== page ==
Carl Hostetter, ‘Tolkien’s Invented Languages’
Carl Hostetter presents a brief introduction to the languages of Middle-earth, their development and underlying linguistic construction.
Elen síla lúmenn’ omentielvo! ~ With these words, Frodo Baggins greets a company of Elves in Woody End. With these words, too, most readers of J.R.R. Tolkien’s Legendarium first encounter his invented languages of Middle-earth. Frodo’s greeting is in Quenya, or High-elven, which together with Sindarin, or Grey-elven, is one of the two chief Elvish languages of Middle-earth. All of the Elvish poems, songs, exclamations, spells, and invocations encountered in The Hobbit, The Lord of the Rings, The Silmarillion, and The Children of Húrin, are in one or the other of these two languages, as are most of the non-English names of people and places.
When Frodo’s greeting was first published in The Fellowship of the Ring in 1954, Tolkien had been developing his Elvish languages for nearly 40 years. In fact, Tolkien’s languages both preceded and gave rise to his Legendarium. As Tolkien wrote, “The invention of languages is the foundation. The ‘stories’ were made rather to provide a world for the languages than the reverse”. The truth of this is borne out in the glimpses of the nascent mythology seen among the entries of Tolkien’s earliest lexicons and grammars of his two chief Elvish languages, Qenya and Goldogrin (or Gnomish), as the earliest forms of these languages were named. Here we find Elves, Orcs, trolls, the Valar, Melkor (then called Melko) and his Balrogs, dragons, and Ilúvatar, all in linguistic writings predating the first tales of the mythology. For Tolkien, the invention of languages and the invention of a mythology were intimately connected: “To give your language an individual flavour, it must have woven into it the threads of an individual mythology …. The converse indeed is true, your language construction will breed a mythology”.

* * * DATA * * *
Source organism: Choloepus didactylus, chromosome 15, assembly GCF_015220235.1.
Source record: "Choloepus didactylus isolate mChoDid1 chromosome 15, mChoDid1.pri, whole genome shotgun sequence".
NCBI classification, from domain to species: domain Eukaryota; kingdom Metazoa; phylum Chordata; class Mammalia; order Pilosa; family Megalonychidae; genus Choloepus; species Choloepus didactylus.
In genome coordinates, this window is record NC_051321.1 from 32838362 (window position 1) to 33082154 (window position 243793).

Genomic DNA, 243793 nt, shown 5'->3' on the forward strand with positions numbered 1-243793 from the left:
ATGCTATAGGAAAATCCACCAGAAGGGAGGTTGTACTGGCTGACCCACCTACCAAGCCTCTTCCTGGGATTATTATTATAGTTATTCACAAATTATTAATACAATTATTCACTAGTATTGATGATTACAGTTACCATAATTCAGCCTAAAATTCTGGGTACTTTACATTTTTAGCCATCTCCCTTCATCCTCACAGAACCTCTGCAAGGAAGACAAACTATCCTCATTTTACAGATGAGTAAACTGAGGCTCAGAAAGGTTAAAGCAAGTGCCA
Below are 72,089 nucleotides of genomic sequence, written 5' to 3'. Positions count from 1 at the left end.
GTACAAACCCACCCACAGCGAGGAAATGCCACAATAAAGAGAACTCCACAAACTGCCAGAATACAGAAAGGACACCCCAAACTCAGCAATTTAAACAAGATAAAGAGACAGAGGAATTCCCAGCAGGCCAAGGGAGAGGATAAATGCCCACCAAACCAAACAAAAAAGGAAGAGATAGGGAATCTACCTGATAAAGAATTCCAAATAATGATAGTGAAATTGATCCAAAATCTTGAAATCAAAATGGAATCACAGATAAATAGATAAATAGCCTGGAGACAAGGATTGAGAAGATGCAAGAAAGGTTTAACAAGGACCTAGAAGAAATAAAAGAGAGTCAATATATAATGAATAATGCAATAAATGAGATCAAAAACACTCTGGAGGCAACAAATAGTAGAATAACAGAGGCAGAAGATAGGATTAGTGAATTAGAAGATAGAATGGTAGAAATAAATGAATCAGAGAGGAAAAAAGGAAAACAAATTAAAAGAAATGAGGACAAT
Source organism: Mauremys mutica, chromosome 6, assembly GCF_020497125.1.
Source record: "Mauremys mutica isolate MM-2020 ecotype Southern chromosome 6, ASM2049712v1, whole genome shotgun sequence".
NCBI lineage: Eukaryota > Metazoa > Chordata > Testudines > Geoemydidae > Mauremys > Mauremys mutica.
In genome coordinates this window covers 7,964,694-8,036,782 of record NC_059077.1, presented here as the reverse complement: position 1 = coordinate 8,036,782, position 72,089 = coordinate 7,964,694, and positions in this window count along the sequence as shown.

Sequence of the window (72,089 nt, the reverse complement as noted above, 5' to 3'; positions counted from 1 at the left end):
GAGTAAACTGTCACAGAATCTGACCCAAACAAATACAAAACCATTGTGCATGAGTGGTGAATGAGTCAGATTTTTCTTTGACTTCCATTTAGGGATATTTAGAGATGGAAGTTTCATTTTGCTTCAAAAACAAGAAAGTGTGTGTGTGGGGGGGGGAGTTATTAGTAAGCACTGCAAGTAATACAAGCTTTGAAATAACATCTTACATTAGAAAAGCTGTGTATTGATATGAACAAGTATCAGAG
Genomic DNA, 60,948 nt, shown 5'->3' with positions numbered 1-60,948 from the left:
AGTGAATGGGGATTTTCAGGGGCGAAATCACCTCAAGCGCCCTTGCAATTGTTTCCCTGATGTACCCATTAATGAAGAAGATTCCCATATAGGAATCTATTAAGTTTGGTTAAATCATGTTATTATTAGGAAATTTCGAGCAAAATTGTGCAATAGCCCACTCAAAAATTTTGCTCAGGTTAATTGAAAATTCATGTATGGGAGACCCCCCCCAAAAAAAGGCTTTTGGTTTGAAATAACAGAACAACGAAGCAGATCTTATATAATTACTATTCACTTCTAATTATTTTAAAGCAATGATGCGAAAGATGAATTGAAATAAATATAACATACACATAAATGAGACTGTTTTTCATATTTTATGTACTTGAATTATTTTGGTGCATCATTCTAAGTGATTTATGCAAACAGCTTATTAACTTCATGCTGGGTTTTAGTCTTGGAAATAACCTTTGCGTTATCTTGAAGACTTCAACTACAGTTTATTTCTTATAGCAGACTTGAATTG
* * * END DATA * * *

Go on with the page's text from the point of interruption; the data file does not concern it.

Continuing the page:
It is thus no coincidence that, just as Tolkien’s Legendarium underwent decades of development and change both before and after the publication of The Lord of the Rings, Tolkien’s languages also underwent decades of elaboration, reconsideration, revision, and recapitulation throughout his lifetime. And also just as with the Legendarium, he never completed the languages; nor did he regard finality or fixedness in his languages as either necessary or even desirable goals. Nearly every occasion upon which Tolkien set to writing about or in one of his invented languages resulted in new invention, reconsideration, and change in the languages as they were then and previously conceived. Not even publication imposed fixedness on the languages, as shown by the changes Tolkien made to various Elvish texts in the second, revised edition of The Lord of the Rings, and by his own later reinterpretations of those texts in light of the conceptual alterations that arose in the languages after their publication.
‘The Tree of Tongues’, chart showing the relationships between the languages of Middle-earth